FIGS. 1A-1F schematically show cross-sectional views of a process for forming a low-resistivity recessed feature in Cu metallization according to an embodiment of the invention. FIG. 1A shows a patterned substrate 100, for example a Si substrate or a dielectric film. The dielectric film may contain SiO2, SiON, SiN, or a low dielectric constant (low-k) material having a dielectric constant less than that of SiO2 (k˜3.9). Common low-k materials can contain simple or complex compounds of Si, O, N, C, H, or halogens, either as dense or porous materials. A recessed feature 1 is formed in the patterned substrate 100. The recessed feature 1 can, for example, be a via or a contact structure having an aspect ratio (depth/width) greater than or equal to about 2:1, for example 3:1, 4:1, 5:1, 6:1, 12:1, 15:1, or higher. The via/contact can have a width of about 200 nm or less, for example 150 nm, 100 nm, 65 nm, 45 nm, 32 nm, 22 nm, or less. However, embodiments of the invention are not limited to these aspect ratios or via/contact widths, as other aspect ratios and via/contact widths may be utilized. Processing methods for forming the recessed feature 1 in the patterned substrate 100 depicted in FIG. 1A are well known to one skilled in the art.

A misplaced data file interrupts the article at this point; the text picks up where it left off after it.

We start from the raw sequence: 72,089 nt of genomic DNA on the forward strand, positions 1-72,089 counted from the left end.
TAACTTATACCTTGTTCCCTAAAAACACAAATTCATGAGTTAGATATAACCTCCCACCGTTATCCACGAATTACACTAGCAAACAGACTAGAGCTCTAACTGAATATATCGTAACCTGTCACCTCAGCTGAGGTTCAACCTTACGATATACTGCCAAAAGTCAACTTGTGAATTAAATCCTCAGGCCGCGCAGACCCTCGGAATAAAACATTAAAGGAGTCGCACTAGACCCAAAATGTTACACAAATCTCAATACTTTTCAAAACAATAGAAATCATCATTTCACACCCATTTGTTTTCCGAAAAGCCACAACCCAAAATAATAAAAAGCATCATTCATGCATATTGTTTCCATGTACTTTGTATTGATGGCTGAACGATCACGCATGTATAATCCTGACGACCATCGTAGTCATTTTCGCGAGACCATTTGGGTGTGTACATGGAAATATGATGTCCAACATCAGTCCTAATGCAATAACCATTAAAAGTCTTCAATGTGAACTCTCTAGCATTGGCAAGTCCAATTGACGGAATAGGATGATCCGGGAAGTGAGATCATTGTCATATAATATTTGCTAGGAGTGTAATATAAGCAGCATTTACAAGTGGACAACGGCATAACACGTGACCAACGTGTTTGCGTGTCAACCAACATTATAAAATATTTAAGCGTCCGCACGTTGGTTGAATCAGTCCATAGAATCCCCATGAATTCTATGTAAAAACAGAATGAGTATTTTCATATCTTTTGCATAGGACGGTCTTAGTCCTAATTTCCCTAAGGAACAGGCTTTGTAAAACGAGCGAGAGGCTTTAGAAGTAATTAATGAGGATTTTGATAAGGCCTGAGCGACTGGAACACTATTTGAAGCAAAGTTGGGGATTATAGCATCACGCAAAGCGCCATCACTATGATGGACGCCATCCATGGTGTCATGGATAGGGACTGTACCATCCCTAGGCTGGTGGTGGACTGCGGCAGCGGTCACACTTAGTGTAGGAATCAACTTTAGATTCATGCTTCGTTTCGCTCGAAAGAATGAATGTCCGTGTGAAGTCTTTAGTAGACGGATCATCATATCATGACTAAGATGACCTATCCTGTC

FIG. 1B shows a recessed feature 2 in which a barrier film 102 is formed on the patterned substrate 100, including in the recessed feature 1 of FIG. 1A. The barrier film 102 can, for example, be deposited in a barrier film deposition chamber and can include a tantalum(Ta)-containing film (e.g., TaN, TaC, or TaCN), a titanium(Ti)-containing film (e.g., TiN, TiC, or TiCN), or a tungsten(W)-containing film (e.g., WN, WC, or WCN), or a combination thereof. The combination may include two or more separate TaN, TiN, and WN films, for example TaN/TiN or TaN/WN. A thickness of the barrier film 102 can, for example, be between about 1 nm (nm=10−9 m) and about 10 nm, or between about 2 nm and about 5 nm, for example about 4 nm. The barrier film 102 may be deposited by a variety of different deposition methods known by one of ordinary skill in the art, including, but not limited to, CVD, pulsed CVD, plasma-enhanced CVD (PECVD), atomic layer deposition (ALD), plasma-enhanced ALD (PEALD), or sputtering methods. In one example, the barrier film 102 may be conformally deposited over a high-aspect-ratio recessed feature 1.